The Challenges Of Globalization In The Workplace

The Challenges Of Globalization In The Workplace
Dmytro Zinkevych/
Summary: Folk say ‘it’s a small world’ and it seems to be getting smaller. Better, faster, cheaper forms of technology bring us all closer together, both in terms of how long it takes to travel and how quickly we can get in touch or access information. For the L&D professional, that may mean that your patch is actually getting larger and larger. And more diverse.

Globalization In The Workplace: Challenges And Solutions

Many businesses we interviewed for Kineo's Learning Insights 2018: This Time It’s Personal report identify themselves as ‘global’ with a workforce in more than one country – often in more than one continent. That can mean 10,000+ learners speaking several different languages in several time zones with different cultural contexts.

Learning Insights 2018: This Time It’s Personal
Check the insight, real-life stories, challenges, and successes collected from interviews and a survey with 200 L&D leaders across the globe.

Sure, technology means you can deliver the same piece of learning content to all of those learners, more or less at the same time. But should you? Will it ‘translate’ (both linguistically and culturally)? Are the regulatory conditions the same in all of your markets? If you’re using imagery or video, does it represent a diverse workforce and show locations and settings that will resonate with all?

We interviewed many people grappling with these precise issues. Their role heading up the L&D function has been designated as ‘global’, but what kind of control really should be held globally, or centrally? With differences in language, context, and culture—to name just a few issues—does it make sense for one person or team to take responsibility for all learning across an international organization?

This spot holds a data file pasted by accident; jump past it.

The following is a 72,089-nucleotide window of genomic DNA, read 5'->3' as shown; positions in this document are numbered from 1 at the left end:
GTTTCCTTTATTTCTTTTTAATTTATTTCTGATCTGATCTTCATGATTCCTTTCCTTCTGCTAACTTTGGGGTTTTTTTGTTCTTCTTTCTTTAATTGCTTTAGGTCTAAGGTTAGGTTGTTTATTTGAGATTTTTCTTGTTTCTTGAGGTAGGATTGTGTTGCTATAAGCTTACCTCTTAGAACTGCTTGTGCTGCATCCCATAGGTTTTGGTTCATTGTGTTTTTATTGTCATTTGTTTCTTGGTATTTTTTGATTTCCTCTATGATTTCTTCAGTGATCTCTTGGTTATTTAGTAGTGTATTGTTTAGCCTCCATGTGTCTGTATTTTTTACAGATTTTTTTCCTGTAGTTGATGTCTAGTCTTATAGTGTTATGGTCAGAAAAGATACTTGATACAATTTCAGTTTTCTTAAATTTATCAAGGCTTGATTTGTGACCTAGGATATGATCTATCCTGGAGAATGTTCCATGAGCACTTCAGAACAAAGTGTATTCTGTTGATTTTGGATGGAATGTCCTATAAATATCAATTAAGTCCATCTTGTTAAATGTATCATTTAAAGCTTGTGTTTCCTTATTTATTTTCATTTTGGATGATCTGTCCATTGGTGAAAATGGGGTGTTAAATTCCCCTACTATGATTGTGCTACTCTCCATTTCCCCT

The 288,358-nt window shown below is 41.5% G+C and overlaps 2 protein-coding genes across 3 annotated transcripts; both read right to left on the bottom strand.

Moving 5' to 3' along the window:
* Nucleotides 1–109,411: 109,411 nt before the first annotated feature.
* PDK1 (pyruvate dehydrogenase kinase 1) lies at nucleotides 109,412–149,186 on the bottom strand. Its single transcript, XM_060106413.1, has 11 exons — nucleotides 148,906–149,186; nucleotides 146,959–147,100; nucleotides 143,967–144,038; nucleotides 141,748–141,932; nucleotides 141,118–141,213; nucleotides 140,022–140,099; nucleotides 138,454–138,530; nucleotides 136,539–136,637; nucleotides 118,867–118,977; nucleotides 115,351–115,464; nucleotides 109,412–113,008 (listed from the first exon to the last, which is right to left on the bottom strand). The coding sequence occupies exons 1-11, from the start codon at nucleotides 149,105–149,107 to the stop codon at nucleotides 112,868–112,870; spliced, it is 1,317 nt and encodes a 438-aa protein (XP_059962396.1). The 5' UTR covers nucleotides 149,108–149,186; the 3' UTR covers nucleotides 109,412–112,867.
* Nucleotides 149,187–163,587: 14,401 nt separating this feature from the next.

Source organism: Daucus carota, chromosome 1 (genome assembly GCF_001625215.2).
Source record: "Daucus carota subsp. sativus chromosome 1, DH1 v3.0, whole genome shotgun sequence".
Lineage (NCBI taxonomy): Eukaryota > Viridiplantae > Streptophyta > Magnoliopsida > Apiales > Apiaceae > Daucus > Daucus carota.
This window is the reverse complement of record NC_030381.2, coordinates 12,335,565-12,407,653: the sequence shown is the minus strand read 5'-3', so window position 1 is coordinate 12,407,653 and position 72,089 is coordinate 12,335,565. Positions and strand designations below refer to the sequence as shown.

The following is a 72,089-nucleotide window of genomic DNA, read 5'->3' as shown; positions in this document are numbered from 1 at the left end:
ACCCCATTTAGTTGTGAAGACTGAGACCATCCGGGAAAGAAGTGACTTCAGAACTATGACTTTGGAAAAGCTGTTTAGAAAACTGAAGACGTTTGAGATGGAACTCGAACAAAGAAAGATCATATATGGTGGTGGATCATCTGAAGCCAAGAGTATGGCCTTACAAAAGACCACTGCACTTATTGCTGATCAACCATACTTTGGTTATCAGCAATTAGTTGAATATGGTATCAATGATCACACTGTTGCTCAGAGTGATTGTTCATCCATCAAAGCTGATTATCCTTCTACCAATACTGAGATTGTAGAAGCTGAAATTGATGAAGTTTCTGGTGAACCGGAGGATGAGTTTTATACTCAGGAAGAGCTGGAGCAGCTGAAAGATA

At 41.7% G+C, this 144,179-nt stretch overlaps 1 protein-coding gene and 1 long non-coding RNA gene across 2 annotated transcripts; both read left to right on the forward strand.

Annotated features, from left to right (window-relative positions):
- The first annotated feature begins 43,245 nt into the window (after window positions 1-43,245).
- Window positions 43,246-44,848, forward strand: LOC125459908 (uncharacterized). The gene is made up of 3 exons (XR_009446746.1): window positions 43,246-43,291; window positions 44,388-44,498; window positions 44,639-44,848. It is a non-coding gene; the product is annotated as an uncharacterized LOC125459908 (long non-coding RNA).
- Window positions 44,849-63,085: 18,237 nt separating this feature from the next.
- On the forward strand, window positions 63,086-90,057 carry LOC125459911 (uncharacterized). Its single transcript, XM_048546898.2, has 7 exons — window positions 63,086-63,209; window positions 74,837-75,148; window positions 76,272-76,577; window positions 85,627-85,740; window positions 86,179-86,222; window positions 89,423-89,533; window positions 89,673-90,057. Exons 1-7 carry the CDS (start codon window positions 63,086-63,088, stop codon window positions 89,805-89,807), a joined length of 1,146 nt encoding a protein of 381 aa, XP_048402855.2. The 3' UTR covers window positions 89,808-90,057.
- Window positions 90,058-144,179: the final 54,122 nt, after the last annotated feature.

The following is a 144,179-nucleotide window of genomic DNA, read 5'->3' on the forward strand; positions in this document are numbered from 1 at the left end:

In some cases, central teams are liaising with locally-based satellite teams, responsible for localizing learning content or troubleshooting technical issues on the ground. In itself, this is causing challenges of communication, budgeting, resourcing, and trust.

Connection and the constraints of tech play a part here too. The learning is perhaps devised in a location with easily accessible WiFi networks and a propensity of handheld devices. It is broadcast out to countries with patchier networks or more challenging security (more than one interview respondent cited challenges with 'The Great Firewall of China', for instance).

Different regions may well have very different expectations when it comes to technology. And different hardware – will your learning content and platform adapt to whatever kind of device is going to be used? In the Learning Insights 2018: This Time It’s Personal report, you’ll be able to take a look at how taking a flexible approach to your Learning Management System can help here.

Success Story – Case Study

We talked to a large global corporation who’d successfully rolled out a blended online and offline training program for front-line Salespeople across the world.

With around 15,000 Sales staff over Europe and sub-Saharan Africa and a high level of turnover, the team needed to find a way of getting new people up to speed as quickly as possible, with minimal traveling or time away from the day job.

The majority of training now takes place through an app integrated with the LMS. Because it can be used offline, employees are no longer bound by challenges of connectivity, nor limited to training in the office or at a particular time. The content can be downloaded when there’s a good internet connection, then run whenever it suits the individual. Interviews with Salespeople show that they particularly like the flexibility this offers.

Another big win is how the content was created and deployed. The platform itself was created centrally, but then the team relies on colleagues in local markets to tailor, translate, and localize the content and upload it to the site. It even has local sales people doing the narration, rather than professional voice artists.

This ‘glocal’ model has proved a success with its target audience who appreciate the effort to provide a solution that suits their working style. It uses one centrally agreed and approved approach to training, but takes into account regional differences and circumstances.